Date Published: September 27, 2017
Publisher: The American Society of Tropical Medicine and Hygiene
Author(s): Madeleine C. Thomson, Israel Ukawuba, Christine L. Hershey, Adam Bennett, Pietro Ceccato, Bradfield Lyon, Tufa Dinku.
Since 2010, the Roll Back Malaria (RBM) Partnership, including National Malaria Control Programs, donor agencies (e.g., President’s Malaria Initiative and Global Fund), and other stakeholders have been evaluating the impact of scaling up malaria control interventions on all-cause under-five mortality in several countries in sub-Saharan Africa. The evaluation framework assesses whether the deployed interventions have had an impact on malaria morbidity and mortality and requires consideration of potential nonintervention influencers of transmission, such as drought/floods or higher temperatures. Herein, we assess the likely effect of climate on the assessment of the impact malaria interventions in 10 priority countries/regions in eastern, western, and southern Africa for the President’s Malaria Initiative. We used newly available quality controlled Enhanced National Climate Services rainfall and temperature products as well as global climate products to investigate likely impacts of climate on malaria evaluations and test the assumption that changing the baseline period can significantly impact on the influence of climate in the assessment of interventions. Based on current baseline periods used in national malaria impact assessments, we identify three countries/regions where current evaluations may overestimate the impact of interventions (Tanzania, Zanzibar, Uganda) and three countries where current malaria evaluations may underestimate the impact of interventions (Mali, Senegal and Ethiopia). In four countries (Rwanda, Malawi, Mozambique, and Angola) there was no strong difference in climate suitability for malaria in the pre- and post-intervention period. In part, this may be due to data quality and analysis issues.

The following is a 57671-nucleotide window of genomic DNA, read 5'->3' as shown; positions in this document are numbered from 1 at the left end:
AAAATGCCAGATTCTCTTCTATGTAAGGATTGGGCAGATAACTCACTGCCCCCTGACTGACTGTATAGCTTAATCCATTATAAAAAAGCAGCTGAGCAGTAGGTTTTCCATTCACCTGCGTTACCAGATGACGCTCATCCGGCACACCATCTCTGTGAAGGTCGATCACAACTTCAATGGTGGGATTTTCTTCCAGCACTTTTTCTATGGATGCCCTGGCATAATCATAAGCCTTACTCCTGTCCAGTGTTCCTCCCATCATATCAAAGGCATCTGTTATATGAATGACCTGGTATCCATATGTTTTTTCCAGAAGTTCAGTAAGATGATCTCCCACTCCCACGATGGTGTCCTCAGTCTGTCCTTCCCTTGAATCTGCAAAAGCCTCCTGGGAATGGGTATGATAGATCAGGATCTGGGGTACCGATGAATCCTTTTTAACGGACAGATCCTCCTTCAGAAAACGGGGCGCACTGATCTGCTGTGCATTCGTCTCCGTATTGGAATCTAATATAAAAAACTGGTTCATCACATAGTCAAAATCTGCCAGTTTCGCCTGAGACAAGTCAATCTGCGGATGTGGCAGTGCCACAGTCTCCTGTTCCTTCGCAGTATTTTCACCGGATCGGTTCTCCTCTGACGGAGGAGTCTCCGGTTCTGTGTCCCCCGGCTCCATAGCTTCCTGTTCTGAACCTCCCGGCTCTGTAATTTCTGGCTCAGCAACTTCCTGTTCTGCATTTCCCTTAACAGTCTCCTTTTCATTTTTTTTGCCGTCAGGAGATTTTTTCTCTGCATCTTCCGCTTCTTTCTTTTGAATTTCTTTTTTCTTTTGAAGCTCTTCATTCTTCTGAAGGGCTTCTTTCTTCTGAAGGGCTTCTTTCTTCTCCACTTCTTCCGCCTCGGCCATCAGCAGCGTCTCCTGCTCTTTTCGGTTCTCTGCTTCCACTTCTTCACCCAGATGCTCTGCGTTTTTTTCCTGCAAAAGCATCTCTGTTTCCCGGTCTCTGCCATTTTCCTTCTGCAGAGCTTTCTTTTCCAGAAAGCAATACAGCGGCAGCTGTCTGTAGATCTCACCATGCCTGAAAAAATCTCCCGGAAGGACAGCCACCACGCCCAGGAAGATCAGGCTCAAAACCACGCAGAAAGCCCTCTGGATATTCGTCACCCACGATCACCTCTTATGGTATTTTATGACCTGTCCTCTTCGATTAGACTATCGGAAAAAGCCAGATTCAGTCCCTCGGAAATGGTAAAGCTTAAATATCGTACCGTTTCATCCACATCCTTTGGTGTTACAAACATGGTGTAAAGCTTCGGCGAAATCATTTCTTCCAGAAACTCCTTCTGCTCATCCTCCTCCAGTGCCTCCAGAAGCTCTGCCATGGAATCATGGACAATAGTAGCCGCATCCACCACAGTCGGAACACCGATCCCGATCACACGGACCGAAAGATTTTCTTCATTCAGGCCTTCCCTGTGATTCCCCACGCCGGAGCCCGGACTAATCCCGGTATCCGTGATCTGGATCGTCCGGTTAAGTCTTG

Since 2010, members of the Roll Back Malaria (RBM) Partnership, including National Malaria Control Programs (NMCPs), donor agencies such as the President’s Malaria Initiative (PMI), and Global Fund (GF), and other stakeholders have been evaluating the impact of scaling up malaria control interventions on all-cause under-five mortality, malaria prevalence, and malaria cases in specific countries in sub-Saharan Africa (SSA). The theoretical evaluation framework proposed by RBM Monitoring and Evaluation Reference Group1 recommends correctly measuring and accounting for non-malaria program factors, such as rainfall, to tease out the potential association(s) in the causal pathway between these factors, and all-cause under-five mortality. This has been reiterated in the practitioners framework outlined by Ye and others in this special issue.2
Climate varies at multiple spatial and temporal scales. The regional impact of ENSO in Africa illustrates some of the large-scale issues. For example, El Niño has a drying effect in the Sahel and southern Africa during their single rainy season but is associated with unusually heavy rains in eastern equatorial Africa (Figure 7) during the short rains.